Peter Denning, Director of NASA's Research Institute for Advanced Computer Science, calls for greater attention to ``digital hygiene.'' Several dozen ``immunity'' programs are now on the market, some of which check codes for signs of specific known viruses. But these programs can do little to stop unknown types of viruses, most experts say.

Other defenses involve monitoring changes in program length. A program infected with a virus would have a higher ``checksum,'' or total bits of code. The checksum method may be the most effective way to detect viruses, say some experts. But they note that ingenious ways can be devised to get around most defenses.

Bluntly put, the integrity of computer systems depends on the integrity of human beings. As Mr. Denning wrote in American Scientist, ``at the root of the problem are programmers performing disruptive acts under the cloak of anonymity conveniently provided by many computer systems.''

Creating and detecting effective viruses has expanded into a new realm of fascination challenge for computer security experts.

While some spend their hours devising ``vaccine'' programs, others are theorize about potentially benign uses for viruses, such as protecting software from piracy.

Some say the virus threat comes chiefly from people intrigued by the endless possibilities, such as a magazine publisher who's virus sent a ``universal message of world peace'' on May 2, to thousands of personal computers in North America and Europe.

But Harold Highland responds, ``This is not a gentlemanly game,'' referring to the possibility of malicious sabotage of corporations and government. Computer security for government

Some computer security experts, including Harold Highland, say that the federal government should be focusing more attention on the threat which computer viruses could pose to national security. But government agencies are not ignoring the issue.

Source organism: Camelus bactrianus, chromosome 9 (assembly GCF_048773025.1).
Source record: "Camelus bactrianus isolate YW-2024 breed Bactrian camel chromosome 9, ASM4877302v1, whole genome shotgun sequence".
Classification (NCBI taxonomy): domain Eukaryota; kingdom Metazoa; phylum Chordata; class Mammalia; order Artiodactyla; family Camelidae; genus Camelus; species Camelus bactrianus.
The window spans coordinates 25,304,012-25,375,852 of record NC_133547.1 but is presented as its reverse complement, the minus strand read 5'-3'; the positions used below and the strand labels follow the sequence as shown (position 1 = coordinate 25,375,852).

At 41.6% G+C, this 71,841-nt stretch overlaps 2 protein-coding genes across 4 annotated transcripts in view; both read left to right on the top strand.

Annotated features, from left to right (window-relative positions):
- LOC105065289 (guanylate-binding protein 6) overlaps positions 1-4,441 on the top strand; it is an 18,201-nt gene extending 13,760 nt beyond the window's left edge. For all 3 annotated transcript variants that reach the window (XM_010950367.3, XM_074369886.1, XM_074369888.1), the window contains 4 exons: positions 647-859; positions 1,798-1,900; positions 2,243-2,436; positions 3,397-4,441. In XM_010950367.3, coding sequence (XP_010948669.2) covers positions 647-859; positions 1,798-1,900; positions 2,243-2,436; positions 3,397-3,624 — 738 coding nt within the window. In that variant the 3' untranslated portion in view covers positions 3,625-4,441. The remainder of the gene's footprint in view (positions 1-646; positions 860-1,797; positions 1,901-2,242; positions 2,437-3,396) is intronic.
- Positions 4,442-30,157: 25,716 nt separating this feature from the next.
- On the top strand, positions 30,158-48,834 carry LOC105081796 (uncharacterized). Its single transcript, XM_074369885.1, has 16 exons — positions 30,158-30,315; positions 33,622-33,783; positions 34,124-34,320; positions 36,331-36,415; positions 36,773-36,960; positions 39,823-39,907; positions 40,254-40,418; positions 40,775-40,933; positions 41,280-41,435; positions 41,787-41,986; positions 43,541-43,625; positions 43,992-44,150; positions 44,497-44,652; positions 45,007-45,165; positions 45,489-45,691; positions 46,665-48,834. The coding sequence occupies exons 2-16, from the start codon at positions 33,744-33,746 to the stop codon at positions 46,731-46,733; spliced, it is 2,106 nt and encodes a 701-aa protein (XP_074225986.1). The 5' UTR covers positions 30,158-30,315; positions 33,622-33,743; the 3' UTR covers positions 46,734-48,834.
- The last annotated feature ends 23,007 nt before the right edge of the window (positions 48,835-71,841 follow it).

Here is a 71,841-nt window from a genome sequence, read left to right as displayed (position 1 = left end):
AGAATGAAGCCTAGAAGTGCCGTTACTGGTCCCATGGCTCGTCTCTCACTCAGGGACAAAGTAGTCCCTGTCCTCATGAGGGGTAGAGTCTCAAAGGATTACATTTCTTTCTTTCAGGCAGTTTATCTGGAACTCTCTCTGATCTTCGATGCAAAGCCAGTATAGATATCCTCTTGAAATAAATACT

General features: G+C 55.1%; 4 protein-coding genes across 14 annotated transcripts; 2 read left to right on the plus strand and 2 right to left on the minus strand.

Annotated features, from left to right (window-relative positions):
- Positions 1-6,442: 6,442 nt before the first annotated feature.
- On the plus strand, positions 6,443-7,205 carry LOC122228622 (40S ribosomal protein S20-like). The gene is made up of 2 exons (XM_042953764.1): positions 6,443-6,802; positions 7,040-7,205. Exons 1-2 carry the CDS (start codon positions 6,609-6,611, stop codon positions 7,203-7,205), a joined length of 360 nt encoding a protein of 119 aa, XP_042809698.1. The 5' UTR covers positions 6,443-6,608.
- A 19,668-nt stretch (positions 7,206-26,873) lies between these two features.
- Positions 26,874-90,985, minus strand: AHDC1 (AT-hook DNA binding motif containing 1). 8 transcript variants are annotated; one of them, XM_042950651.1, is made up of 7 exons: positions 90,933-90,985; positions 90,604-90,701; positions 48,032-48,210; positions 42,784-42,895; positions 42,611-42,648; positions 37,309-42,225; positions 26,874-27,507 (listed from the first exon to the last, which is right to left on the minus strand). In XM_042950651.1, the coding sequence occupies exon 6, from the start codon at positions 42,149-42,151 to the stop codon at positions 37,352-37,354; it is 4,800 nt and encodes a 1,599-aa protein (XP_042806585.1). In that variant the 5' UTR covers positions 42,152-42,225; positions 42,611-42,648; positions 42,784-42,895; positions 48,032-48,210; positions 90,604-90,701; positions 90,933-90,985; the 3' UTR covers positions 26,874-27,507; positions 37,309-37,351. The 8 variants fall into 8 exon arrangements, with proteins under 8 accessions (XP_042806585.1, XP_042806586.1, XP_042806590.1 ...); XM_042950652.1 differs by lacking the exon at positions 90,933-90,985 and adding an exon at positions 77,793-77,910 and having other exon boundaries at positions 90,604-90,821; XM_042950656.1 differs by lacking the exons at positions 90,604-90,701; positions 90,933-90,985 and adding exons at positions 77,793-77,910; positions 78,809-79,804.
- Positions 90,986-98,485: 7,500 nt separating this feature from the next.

``The National Security Agency [NSA] is showing a lot of interest in viruses and in companies that are doing virus research,'' says Philip McKinney of Thumbscan, a computer security firm in Oakbrook, Ill.

While the NSA safeguards classified information, the National Bureau of Standards is responsible for developing guidelines on computer security. All agencies, however, are responsible for setting their own computer security policies.

How a computer virus works

A computer virus is a program that spreads by secretly attaching copies of itself to other programs.

Viruses interfere with a computer's operations, often deleting or altering files. The damage is generally activated by a ``time bomb,'' which takes effect at a specific time on the computer's clock, or by a ``counter,'' which waits until the virus program has been passed on to a certain number of other programs.

Typically, the virus will infiltrate a computer's basic software that runs other programs. Thus any program that is executed may be exposed to the virus. A virus program can also spread through telephone connections between computers, including ``electronic bulletin boards.''